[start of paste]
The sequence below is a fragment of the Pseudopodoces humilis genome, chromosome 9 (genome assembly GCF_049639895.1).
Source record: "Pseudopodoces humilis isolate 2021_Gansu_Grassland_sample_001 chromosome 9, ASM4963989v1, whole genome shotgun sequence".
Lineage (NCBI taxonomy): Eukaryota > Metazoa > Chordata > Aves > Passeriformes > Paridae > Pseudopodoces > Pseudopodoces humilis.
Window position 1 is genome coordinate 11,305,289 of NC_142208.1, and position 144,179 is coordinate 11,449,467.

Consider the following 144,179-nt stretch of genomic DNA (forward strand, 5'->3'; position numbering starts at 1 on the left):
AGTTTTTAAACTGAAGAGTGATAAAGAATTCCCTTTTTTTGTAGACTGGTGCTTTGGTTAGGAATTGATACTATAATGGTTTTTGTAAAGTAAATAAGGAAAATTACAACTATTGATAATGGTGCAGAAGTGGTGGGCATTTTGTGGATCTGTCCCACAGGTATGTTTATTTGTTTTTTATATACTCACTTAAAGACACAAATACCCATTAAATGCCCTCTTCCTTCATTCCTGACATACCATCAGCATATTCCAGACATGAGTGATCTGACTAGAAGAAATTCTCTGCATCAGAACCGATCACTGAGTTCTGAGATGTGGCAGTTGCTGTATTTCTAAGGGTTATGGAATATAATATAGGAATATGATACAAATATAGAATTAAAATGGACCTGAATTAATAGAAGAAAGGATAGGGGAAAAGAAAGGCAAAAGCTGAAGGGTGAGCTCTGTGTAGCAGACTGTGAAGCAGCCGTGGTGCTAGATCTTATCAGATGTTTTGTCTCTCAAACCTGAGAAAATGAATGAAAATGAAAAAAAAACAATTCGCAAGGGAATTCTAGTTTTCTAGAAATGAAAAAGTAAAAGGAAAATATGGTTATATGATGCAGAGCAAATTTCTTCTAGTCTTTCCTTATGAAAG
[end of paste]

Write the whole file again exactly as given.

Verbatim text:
The sequence below is a fragment of the Pseudopodoces humilis genome, chromosome 9 (genome assembly GCF_049639895.1).
Source record: "Pseudopodoces humilis isolate 2021_Gansu_Grassland_sample_001 chromosome 9, ASM4963989v1, whole genome shotgun sequence".
Lineage (NCBI taxonomy): Eukaryota > Metazoa > Chordata > Aves > Passeriformes > Paridae > Pseudopodoces > Pseudopodoces humilis.
Window position 1 is genome coordinate 11,305,289 of NC_142208.1, and position 144,179 is coordinate 11,449,467.

Consider the following 144,179-nt stretch of genomic DNA (forward strand, 5'->3'; position numbering starts at 1 on the left):
AGTTTTTAAACTGAAGAGTGATAAAGAATTCCCTTTTTTTGTAGACTGGTGCTTTGGTTAGGAATTGATACTATAATGGTTTTTGTAAAGTAAATAAGGAAAATTACAACTATTGATAATGGTGCAGAAGTGGTGGGCATTTTGTGGATCTGTCCCACAGGTATGTTTATTTGTTTTTTATATACTCACTTAAAGACACAAATACCCATTAAATGCCCTCTTCCTTCATTCCTGACATACCATCAGCATATTCCAGACATGAGTGATCTGACTAGAAGAAATTCTCTGCATCAGAACCGATCACTGAGTTCTGAGATGTGGCAGTTGCTGTATTTCTAAGGGTTATGGAATATAATATAGGAATATGATACAAATATAGAATTAAAATGGACCTGAATTAATAGAAGAAAGGATAGGGGAAAAGAAAGGCAAAAGCTGAAGGGTGAGCTCTGTGTAGCAGACTGTGAAGCAGCCGTGGTGCTAGATCTTATCAGATGTTTTGTCTCTCAAACCTGAGAAAATGAATGAAAATGAAAAAAAAACAATTCGCAAGGGAATTCTAGTTTTCTAGAAATGAAAAAGTAAAAGGAAAATATGGTTATATGATGCAGAGCAAATTTCTTCTAGTCTTTCCTTATGAAAG